Intended for healthcare professionals


Sudden cardiac death in the young

BMJ 1997; 314 doi: (Published 22 March 1997) Cite this as: BMJ 1997;314:843

A family history of sudden death needs investigation

  1. J F Goodwin, Presidenta
  1. a Cardiomyopathy Association, Watford, Hertfordshire WD1 8SB

    The sudden death from cardiac causes in a young, active, and apparently healthy adolescent or young adult is a major catastrophe. Of the several cardiac causes–including congenital heart disease, congenital anomalies of the coronary arteries, Marfan syndrome, and myocarditis–the commonest cause in young sports people is hypertrophic cardiomyopathy.1 In one study 70% of patients with hypertrophic cardiomyopathy who died suddenly did so before the age of 30 years, and 40% died during or after exertion.2 Such deaths are preventable, so why are they not prevented?

    The incidence of hypertrophic cardiomyopathy in the United States is about 1 in 500,3 which suggests that there are likely to be at least 100 000 cases in Britain. However, this is an underestimate because many people have mild disease and live for many years unrecognised. For them, the sudden death of an offspring is likely to be the first “symptom.”

    Hypertrophic cardiomyopathy is usually, if not always, familial.4 In the familial form, mutations are present in genes coding for sarcomeric contractile proteins. In sporadic hypertrophic cardiomyopathy, de novo mutations occur in the same genes, indicating that the sporadic and familial forms have the same disease process.

    Identifying people at risk is vital for effective intervention. Widespread population screening is not appropriate, but individuals with a family history of sudden cardiac death and/or cardiomyopathy must be carefully examined for evidence of disease. The first clue usually comes from the family history, but suspicious symptoms reinforce the need for investigation. Careful clinical examination, electrocardiography, and echocardiography will detect most cases.

    In some cases echocardiography is normal but the electrocardiogram is mildly abnormal, perhaps because myocardial disarray can occur in the absence of hypertrophy. A few patients may need more specialised investigations such as effort testing and blood pressure responses to vascular manoeuvres, especially when there are signs that overlap with those of the athletic heart. Factors suggesting a high risk of sudden death are young age, history of aborted sudden death, strong family history of sudden death, syncope, abnormal blood pressure response to effort, and arrhythmias including occult conduction disease.5 People with such risk factors need accurate diagnosis, and Holter monitoring to detect arrhythmias is essential to guide appropriate treatment.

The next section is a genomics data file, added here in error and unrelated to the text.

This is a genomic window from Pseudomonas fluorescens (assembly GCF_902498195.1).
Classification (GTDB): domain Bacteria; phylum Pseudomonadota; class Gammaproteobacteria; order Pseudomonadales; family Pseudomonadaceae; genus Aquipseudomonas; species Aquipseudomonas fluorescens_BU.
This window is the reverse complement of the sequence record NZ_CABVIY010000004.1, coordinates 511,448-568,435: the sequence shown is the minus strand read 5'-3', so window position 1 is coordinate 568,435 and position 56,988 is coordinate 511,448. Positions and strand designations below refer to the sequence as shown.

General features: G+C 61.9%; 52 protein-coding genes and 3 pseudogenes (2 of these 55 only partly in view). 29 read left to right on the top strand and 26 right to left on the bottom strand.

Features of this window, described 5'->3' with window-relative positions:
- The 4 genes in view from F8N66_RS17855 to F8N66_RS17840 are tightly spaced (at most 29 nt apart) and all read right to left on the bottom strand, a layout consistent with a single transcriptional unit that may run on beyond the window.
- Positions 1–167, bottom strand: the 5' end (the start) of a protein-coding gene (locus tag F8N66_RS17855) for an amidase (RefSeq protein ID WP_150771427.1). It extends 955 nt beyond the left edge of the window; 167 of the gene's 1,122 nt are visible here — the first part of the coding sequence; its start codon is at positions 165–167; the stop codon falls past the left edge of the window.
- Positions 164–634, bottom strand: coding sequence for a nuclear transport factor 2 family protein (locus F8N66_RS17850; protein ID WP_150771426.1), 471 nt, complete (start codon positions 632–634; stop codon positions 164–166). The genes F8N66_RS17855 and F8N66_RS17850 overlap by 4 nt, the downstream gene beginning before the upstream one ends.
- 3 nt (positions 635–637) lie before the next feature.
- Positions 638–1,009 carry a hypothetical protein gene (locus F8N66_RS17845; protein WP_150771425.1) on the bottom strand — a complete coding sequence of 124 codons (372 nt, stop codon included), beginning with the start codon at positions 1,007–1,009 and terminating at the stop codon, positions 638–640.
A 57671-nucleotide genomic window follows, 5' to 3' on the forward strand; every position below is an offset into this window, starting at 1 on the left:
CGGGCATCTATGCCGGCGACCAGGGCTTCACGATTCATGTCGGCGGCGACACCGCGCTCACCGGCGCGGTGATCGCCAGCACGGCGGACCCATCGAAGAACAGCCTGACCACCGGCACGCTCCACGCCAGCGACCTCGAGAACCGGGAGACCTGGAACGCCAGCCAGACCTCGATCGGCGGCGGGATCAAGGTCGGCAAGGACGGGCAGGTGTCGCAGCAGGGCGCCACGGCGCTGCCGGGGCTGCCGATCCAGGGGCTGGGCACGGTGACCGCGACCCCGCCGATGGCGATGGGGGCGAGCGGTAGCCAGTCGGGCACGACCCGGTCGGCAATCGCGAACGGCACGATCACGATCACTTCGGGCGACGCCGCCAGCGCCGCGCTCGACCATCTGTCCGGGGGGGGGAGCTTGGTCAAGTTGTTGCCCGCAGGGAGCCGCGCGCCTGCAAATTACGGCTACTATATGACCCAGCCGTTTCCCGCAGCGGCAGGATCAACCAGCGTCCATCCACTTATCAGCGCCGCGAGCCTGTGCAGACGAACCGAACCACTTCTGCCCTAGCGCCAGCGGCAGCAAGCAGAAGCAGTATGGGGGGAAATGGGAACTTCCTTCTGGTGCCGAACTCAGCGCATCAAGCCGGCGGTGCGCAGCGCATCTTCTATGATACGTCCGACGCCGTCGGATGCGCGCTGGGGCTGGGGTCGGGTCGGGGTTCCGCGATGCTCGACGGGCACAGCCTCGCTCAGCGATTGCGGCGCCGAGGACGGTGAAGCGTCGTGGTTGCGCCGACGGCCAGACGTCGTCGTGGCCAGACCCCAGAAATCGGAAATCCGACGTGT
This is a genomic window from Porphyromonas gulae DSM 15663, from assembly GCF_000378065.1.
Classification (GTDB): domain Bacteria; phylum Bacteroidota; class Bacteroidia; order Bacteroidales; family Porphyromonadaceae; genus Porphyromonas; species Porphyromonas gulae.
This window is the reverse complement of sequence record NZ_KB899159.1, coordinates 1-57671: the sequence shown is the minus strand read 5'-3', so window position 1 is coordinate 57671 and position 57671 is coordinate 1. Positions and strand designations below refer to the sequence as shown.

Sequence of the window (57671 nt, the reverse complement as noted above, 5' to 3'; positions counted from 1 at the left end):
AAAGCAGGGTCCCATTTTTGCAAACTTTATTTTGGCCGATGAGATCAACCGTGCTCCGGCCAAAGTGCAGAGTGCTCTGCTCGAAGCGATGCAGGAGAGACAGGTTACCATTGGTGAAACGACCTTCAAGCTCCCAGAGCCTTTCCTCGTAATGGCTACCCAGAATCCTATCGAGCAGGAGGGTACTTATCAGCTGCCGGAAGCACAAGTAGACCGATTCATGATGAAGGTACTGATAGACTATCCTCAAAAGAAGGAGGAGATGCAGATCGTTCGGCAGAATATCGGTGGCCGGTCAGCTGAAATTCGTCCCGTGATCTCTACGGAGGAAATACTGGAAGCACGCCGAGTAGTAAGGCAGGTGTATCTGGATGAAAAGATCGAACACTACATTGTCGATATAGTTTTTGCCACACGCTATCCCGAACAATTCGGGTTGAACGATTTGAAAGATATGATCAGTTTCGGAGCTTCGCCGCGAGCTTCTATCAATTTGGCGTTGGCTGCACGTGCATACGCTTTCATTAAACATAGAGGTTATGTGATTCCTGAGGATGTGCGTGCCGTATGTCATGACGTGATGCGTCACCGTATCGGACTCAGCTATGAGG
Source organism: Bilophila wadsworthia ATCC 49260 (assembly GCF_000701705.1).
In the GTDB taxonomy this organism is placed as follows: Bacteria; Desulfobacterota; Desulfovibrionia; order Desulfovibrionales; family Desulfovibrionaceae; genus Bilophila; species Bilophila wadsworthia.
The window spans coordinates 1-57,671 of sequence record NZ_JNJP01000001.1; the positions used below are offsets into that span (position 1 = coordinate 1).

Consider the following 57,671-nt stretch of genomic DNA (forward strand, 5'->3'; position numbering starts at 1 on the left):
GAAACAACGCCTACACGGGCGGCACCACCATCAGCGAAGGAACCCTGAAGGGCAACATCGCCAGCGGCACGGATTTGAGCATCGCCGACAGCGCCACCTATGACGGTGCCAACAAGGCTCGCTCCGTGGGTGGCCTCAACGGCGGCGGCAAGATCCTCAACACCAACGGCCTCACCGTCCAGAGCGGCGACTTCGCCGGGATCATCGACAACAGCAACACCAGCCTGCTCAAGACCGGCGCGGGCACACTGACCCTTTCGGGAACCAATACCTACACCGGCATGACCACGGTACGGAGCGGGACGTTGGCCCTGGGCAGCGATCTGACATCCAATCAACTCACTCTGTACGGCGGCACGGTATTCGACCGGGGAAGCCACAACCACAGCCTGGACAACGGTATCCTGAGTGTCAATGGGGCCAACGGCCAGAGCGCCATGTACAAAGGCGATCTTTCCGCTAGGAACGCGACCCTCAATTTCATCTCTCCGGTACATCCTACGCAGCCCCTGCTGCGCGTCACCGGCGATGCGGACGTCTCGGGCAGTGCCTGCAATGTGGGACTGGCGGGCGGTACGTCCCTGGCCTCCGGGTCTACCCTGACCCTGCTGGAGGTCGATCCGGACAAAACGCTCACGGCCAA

Although there is as yet no cure, there is much that can be done to improve symptoms and prognosis and reduce the risk of sudden death. Advice on lifestyle and drugs such as ß adrenergic blockers and calcium channel blockers can improve symptoms, while amiodarone can improve prognosis by controlling arrhythmias.6 Implantable cardioverter defibrillators may prevent sudden death in patients with intractable arrhythmias, while dual chamber pacemakers may improve symptoms and effort tolerance.7 Surgical treatment, including transplantation, may be useful for a small proportion of cases with special indications.

    Two other cardiomyopathies–dilated cardiomyopathy and arrhythmogenic right ventricular dysplasia–are also important causes of sudden death.The incidence of dilated cardiomyopathy in the United States is 3-10 per 10 000, with 20 000 new cases being diagnosed annually.8 It is now known that more than 20% of cases of dilated cardiomyopathy are familial,9 and molecular genetic abnormalities have been found. Pathogenesis remains uncertain, but there is an association with enteroviral infection as well as evidence of autoimmunity, including the presence of disease specific antibodies that recognise cardiac Embedded Image and ß myosin heavy chain and other as yet unidentified antigens.

    Early diagnosis has greatly improved the prognosis of dilated cardiomyopathy, as have better understanding of the disease, more sensitive diagnostic tools, better treatments, and greater awareness of the indications for cardiac transplantation and its timing. Four year survival increased from 54% in patients diagnosed during 1978-82 to 83% in those diagnosed during 1988-92.10

    The detection of hypertrophic cardiomyopathy, dilated cardiomyopathy, or arrhythmogenic right ventricular dysplasia offers the prospect of treatment that will improve symptoms and prolong life. All those who are involved in the care of the young should be aware of these conditions. Failure to take notice when a young person reports a family history of sudden death demonstrates a serious lack of appropriate medical care. Screening for cardiomyopathy by experienced staff is accurate and readily available. Treatment improves symptoms and saves lives.


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